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Oxidative Medicine and Cellular Longevity
Volume 2011, Article ID 824597, 8 pages
Research Article

Assessment of Anti-Cytogenotoxic Effects of Quercetin in Animals Treated with Topotecan

Department of Pharmacology and Toxicology, College of Pharmacy, King Saud University, P.O. 2457, Riyadh 11451, Saudi Arabia

Received 2 April 2011; Accepted 9 May 2011

Academic Editor: Zhao Zhong Chong

Copyright © 2011 Saleh A. Bakheet. This is an open access article distributed under the Creative Commons Attribution License, which permits unrestricted use, distribution, and reproduction in any medium, provided the original work is properly cited.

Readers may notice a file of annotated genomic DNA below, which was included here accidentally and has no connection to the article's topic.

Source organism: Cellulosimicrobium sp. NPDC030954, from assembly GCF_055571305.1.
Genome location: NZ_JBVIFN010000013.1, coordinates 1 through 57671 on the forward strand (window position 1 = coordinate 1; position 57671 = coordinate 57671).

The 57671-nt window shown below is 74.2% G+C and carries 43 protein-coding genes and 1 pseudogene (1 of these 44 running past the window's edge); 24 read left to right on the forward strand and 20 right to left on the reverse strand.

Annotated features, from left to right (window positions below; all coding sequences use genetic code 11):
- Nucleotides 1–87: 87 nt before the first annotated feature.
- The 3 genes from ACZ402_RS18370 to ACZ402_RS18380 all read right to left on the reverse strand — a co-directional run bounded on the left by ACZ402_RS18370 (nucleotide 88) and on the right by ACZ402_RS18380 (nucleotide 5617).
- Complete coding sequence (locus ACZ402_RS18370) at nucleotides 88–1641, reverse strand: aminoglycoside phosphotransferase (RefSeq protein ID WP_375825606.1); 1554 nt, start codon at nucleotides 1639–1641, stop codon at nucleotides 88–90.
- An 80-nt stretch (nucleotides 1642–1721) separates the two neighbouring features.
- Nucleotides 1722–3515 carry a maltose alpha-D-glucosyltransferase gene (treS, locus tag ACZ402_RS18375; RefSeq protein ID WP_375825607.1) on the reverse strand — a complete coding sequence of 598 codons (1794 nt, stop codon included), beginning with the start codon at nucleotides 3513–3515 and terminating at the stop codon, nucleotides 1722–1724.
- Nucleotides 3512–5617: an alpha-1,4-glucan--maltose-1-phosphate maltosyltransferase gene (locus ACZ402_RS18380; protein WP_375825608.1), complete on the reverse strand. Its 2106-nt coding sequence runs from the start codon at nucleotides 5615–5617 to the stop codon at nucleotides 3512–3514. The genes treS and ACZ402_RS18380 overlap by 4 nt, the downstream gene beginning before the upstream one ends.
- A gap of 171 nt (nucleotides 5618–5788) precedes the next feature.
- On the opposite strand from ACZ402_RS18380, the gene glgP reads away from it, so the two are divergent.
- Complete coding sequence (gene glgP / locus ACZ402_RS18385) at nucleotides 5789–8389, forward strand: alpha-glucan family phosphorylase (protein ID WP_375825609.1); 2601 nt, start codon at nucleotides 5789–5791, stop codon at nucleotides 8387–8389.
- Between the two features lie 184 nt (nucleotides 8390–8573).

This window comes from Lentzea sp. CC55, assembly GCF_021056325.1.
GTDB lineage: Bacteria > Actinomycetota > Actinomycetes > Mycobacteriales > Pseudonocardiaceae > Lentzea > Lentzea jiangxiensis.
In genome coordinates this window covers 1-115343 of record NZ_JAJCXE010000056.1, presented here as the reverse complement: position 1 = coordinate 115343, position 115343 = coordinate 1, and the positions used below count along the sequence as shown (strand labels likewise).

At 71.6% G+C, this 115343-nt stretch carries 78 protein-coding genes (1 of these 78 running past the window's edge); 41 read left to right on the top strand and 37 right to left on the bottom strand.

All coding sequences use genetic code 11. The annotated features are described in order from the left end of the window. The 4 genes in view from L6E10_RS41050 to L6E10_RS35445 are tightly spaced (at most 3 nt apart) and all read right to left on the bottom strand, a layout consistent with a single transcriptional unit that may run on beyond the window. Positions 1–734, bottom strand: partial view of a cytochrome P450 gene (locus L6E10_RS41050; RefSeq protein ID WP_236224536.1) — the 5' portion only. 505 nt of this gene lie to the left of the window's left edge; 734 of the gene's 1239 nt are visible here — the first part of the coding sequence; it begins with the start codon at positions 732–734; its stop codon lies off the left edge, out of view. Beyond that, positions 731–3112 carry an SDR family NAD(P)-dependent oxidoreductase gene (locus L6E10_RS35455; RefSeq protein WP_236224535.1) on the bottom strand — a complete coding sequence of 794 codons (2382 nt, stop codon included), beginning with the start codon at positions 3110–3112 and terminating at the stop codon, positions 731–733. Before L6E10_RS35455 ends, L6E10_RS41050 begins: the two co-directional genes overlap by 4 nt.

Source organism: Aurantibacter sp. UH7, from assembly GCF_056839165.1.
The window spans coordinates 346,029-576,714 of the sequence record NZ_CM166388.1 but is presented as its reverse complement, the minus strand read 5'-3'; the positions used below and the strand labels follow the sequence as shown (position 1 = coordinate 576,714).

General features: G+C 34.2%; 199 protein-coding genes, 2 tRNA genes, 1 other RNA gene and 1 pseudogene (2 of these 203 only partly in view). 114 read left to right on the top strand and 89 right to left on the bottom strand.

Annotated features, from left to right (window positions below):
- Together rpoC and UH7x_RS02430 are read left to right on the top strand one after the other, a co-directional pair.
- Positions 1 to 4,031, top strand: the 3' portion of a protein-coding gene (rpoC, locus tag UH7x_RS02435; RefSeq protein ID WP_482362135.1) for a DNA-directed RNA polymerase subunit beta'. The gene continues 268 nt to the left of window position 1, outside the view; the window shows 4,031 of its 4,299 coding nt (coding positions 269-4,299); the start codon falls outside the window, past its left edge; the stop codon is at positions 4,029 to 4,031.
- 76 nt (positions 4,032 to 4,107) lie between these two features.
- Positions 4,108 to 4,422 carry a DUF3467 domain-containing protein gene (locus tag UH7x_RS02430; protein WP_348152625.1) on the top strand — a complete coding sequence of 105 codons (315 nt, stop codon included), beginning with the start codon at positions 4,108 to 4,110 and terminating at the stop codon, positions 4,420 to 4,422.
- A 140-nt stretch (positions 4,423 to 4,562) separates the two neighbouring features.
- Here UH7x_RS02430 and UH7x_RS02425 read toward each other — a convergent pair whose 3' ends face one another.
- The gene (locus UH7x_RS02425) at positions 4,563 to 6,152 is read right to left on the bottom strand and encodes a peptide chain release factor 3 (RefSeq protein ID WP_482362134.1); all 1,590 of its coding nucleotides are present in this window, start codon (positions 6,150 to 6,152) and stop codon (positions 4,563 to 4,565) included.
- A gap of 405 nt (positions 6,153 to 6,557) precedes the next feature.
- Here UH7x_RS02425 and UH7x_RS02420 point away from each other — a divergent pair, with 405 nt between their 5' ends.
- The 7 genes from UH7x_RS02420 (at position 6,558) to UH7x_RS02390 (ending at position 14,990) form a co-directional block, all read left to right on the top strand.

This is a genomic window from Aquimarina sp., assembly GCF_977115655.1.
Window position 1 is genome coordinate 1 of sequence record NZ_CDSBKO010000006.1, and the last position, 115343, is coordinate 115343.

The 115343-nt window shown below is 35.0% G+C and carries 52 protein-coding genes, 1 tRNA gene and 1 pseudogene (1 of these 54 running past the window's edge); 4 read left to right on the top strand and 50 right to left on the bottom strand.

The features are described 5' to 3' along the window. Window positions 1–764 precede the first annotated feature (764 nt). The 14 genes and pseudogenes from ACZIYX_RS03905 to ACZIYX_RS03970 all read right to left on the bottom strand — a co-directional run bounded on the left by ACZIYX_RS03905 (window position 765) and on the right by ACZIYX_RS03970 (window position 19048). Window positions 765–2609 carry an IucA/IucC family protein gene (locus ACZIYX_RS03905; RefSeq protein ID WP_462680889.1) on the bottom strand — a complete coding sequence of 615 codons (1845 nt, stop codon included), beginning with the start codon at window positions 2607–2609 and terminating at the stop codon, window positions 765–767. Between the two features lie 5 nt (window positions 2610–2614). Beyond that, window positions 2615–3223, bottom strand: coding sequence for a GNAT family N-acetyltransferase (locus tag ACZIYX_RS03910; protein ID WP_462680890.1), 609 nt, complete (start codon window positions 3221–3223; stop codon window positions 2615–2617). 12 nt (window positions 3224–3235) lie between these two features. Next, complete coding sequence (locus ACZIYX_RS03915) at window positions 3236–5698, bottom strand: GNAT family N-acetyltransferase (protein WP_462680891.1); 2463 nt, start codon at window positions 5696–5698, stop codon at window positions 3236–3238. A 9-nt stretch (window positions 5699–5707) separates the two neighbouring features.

The present investigation was directed to study the possible chemoprotective activity of orally administered quercetin against topotecan-induced cyto- and genotoxicity towards mouse somatic cells in vivo. DNA strand breaks, micronuclei formation, and mitotic activity were undertaken in the current study as markers of cyto- and genotoxicity. Oxidative stress markers such as intracellular reactive oxygen species generation, lipid peroxidation, and reduced and oxidized glutathione were assessed in bone marrow as a possible mechanism underlying this amelioration. Quercetin was neither cytotoxic nor genotoxic in mice at doses tested. Pretreatment of mice with quercetin significantly reduced topotecan-induced genotoxicity and cytotoxicity in bone marrow cells, and these effects were dose dependent. Moreover, prior administration of quercetin ahead of topotecan challenge ameliorated oxidative stress markers. In conclusion, quercetin has a protective role in the abatement of topotecan-induced cyto- and genotoxicity in the bone marrow cells of mice that resides, at least in part, on its antioxidant effects. Based on the data presented, strategies can be developed to decrease the topotecan-induced bone marrow suppression and secondary malignancy in cancer patients and medical personnel exposing to topotecan.